Joshua Muravchik, writing in today’s Washington Post, has it exactly right:
“Most of the debate between the former shipmates who swear by John Kerry and the group of other Swift boat veterans who are attacking his military record focuses on matters that few of us have the experience or the moral standing to judge. But one issue, having nothing to do with medals, wounds or bravery under fire, goes to the heart of Kerry’s qualifications for the presidency and is therefore something that each of us must consider. That is Kerry’s apparently fabricated claim that he fought in Cambodia.”
Muravchik’s blunt piece, carefully surrounded on three sides of the Post’s op-ed page by pro-Kerry, anti-Swiftvet gush from the predictable likes of David Broder, David Ignatius, and E.J. Dionne, carefully leads us through all the times, from 1979 to 2003, that Kerry has publicly reiterated his claim to have spent Christmas in 1968 on a secret but illegal mission inside Cambodia, at a time “when the president of the United States [when] telling the American people that I was not there; the troops were not in Cambodia,” as Kerry declared on the Senate floor in 1986, arguing against U.S. aid for the Nicaraguan contras fighting the Marxist Sandinista regime there.
The memory of that fateful Yule of 1968 was “seared — seared — in me,” Kerry said.
Now, of course, as Muravchik points out, even Kerry’s own campaign people have made it clear that it’s pretty doubtful that Kerry was never in Cambodia during either the season to be jolly or any other season during his four-month tour of duty in 1968-69:
“However seared he was, Kerry’s spokesmen now say his memory was faulty. When the Swift boat veterans who oppose Kerry presented statements from his commanders and members of his unit denying that his boat entered Cambodia, none of Kerry’s shipmates came forward, as they had on other issues, to corroborate his account. Two weeks ago Kerry’s spokesmen began to backtrack. First, one campaign aide explained that Kerry had patrolled the Mekong Delta somewhere ‘between’ Cambodia and Vietnam. But there is no between; there is a border. Then another spokesman told reporters that Kerry had been ‘near Cambodia.’ But the point of Kerry’s 1986 speech was that he personally had taken part in a secret and illegal war in a neutral country. That was only true if he was ’in Cambodia,’ as he had often said he was. If he was merely ‘near,’ then his deliberate misstatement falsified the entire speech.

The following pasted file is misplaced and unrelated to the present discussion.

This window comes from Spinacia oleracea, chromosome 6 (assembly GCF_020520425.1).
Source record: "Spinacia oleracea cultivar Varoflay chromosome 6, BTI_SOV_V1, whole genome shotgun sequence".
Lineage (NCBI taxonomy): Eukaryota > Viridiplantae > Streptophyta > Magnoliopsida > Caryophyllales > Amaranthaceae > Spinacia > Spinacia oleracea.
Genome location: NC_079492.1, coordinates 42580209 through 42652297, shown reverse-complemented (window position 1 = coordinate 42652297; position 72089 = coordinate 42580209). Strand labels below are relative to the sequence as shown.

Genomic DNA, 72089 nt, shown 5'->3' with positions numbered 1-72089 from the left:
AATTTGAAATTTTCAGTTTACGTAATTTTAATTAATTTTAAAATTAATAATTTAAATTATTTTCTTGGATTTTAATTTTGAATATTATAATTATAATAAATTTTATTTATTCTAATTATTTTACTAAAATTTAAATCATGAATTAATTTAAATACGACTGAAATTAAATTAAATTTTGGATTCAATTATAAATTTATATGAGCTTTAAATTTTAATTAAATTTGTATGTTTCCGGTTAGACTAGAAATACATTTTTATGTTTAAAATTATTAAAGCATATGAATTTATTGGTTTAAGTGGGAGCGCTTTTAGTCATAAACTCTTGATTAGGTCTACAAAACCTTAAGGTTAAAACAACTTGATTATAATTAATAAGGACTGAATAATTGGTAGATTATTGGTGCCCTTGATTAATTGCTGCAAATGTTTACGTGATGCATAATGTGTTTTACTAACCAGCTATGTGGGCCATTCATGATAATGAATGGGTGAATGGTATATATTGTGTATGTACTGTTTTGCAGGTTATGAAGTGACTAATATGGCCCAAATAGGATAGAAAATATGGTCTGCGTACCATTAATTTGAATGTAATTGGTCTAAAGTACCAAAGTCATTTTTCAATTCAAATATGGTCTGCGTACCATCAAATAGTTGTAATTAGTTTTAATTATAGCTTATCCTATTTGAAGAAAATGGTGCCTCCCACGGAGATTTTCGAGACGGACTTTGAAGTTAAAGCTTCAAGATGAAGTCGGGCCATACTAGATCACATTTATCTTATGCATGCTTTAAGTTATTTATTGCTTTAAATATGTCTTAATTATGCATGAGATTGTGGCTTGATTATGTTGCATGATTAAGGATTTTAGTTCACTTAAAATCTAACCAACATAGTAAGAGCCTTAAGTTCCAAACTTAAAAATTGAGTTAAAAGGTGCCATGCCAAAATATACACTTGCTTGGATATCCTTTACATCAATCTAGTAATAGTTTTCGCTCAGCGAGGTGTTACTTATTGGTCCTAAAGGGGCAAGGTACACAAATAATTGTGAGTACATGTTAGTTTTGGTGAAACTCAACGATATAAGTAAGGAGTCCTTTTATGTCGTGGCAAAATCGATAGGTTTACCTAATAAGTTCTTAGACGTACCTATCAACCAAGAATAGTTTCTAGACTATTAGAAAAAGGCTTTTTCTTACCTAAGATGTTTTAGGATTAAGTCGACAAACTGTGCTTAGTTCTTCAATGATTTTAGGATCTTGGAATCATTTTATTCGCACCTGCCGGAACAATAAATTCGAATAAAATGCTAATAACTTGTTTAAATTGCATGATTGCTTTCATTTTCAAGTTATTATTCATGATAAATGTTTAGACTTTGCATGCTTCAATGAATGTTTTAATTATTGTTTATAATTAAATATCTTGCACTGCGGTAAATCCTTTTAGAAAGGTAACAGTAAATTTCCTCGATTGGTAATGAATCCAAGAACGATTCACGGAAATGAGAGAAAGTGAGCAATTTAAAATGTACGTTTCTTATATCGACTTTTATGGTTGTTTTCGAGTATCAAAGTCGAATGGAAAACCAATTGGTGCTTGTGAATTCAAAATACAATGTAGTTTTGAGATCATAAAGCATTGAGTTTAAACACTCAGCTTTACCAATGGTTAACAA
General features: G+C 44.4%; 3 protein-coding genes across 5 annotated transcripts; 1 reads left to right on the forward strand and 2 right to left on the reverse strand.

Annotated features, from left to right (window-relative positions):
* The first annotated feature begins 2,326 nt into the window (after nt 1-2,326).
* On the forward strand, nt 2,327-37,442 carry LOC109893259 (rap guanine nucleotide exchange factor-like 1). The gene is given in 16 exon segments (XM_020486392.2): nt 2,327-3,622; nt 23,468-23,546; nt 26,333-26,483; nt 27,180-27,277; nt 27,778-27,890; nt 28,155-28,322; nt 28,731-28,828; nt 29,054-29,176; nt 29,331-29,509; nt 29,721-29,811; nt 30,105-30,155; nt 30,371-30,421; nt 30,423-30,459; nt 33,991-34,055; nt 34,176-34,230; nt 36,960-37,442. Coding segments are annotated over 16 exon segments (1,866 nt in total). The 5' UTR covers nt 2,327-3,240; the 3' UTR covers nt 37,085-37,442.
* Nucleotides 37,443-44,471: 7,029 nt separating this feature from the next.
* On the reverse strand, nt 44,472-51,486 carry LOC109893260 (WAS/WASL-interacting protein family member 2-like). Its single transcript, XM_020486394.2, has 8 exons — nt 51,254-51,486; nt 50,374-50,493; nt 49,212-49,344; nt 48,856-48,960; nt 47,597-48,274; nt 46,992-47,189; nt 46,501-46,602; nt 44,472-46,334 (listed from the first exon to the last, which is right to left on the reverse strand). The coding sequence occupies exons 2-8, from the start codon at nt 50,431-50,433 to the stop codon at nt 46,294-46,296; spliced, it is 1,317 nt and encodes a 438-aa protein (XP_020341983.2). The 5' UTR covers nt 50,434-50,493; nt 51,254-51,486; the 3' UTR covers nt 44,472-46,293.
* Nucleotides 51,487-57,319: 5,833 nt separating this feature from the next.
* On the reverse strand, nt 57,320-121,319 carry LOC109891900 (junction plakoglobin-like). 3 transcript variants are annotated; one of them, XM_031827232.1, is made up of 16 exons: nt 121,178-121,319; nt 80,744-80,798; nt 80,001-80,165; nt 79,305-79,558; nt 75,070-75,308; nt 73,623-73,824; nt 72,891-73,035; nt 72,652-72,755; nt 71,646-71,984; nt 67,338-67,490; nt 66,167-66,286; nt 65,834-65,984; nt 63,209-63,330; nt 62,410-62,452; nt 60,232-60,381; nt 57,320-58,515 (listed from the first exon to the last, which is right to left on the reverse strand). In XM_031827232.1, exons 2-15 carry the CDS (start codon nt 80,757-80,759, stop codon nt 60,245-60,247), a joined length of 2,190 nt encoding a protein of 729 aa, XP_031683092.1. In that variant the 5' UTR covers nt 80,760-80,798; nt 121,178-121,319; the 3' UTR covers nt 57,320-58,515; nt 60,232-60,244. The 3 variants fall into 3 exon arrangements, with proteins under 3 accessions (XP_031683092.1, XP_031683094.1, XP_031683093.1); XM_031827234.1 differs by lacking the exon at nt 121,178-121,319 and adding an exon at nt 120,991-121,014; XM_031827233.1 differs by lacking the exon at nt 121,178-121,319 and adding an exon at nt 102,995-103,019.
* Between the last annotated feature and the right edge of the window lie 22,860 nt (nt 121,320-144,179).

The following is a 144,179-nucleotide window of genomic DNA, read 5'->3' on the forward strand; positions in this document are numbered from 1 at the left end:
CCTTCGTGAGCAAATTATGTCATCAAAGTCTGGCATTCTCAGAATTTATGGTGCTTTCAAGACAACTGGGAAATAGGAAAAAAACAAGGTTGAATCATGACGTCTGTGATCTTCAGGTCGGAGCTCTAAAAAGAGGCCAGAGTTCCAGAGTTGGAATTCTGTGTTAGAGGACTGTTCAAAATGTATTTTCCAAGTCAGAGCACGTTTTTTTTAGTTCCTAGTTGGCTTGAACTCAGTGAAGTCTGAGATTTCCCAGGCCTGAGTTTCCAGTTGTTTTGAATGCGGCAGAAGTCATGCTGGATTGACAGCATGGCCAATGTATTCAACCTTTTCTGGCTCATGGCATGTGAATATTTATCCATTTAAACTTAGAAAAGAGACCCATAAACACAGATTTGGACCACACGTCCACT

“Next, the campaign leaked a new version through the medium of historian Douglas Brinkley, author of ‘Tour of Duty,’ a laudatory book on Kerry’s military service. Last week Brinkley told the London Telegraph that while Kerry had been 50 miles from the border on Christmas, he ‘went into Cambodian waters three or four times in January and February 1969 on clandestine missions.’ Oddly, though, while Brinkley devotes nearly 100 pages of his book to Kerry’s activities that January and February, pinpointing the locations of various battles and often placing Kerry near Cambodia, he nowhere mentions Kerry’s crossing into Cambodia, an inconceivable omission if it were true.
“Now a new official statement from the campaign undercuts Brinkley. It offers a minimal (thus harder to impeach) claim: that Kerry ‘on one occasion crossed into Cambodia,’ on an unspecified date. But at least two of the shipmates who are supporting Kerry’s campaign (and one who is not) deny their boat ever crossed the border, and their testimony on this score is corroborated by Kerry’s own journal, kept while on duty. One passage reproduced in Brinkley’s book says: ‘The banks of the [Rach Giang Thanh River] whistled by as we churned out mile after mile at full speed. On my left were occasional open fields that allowed us a clear view into Cambodia. At some points, the border was only fifty yards away and it then would meander out to several hundred or even as much as a thousand yards away, always making one wonder what lay on the other side.’ His curiosity was never satisfied, because this entry was from Kerry’s final mission.”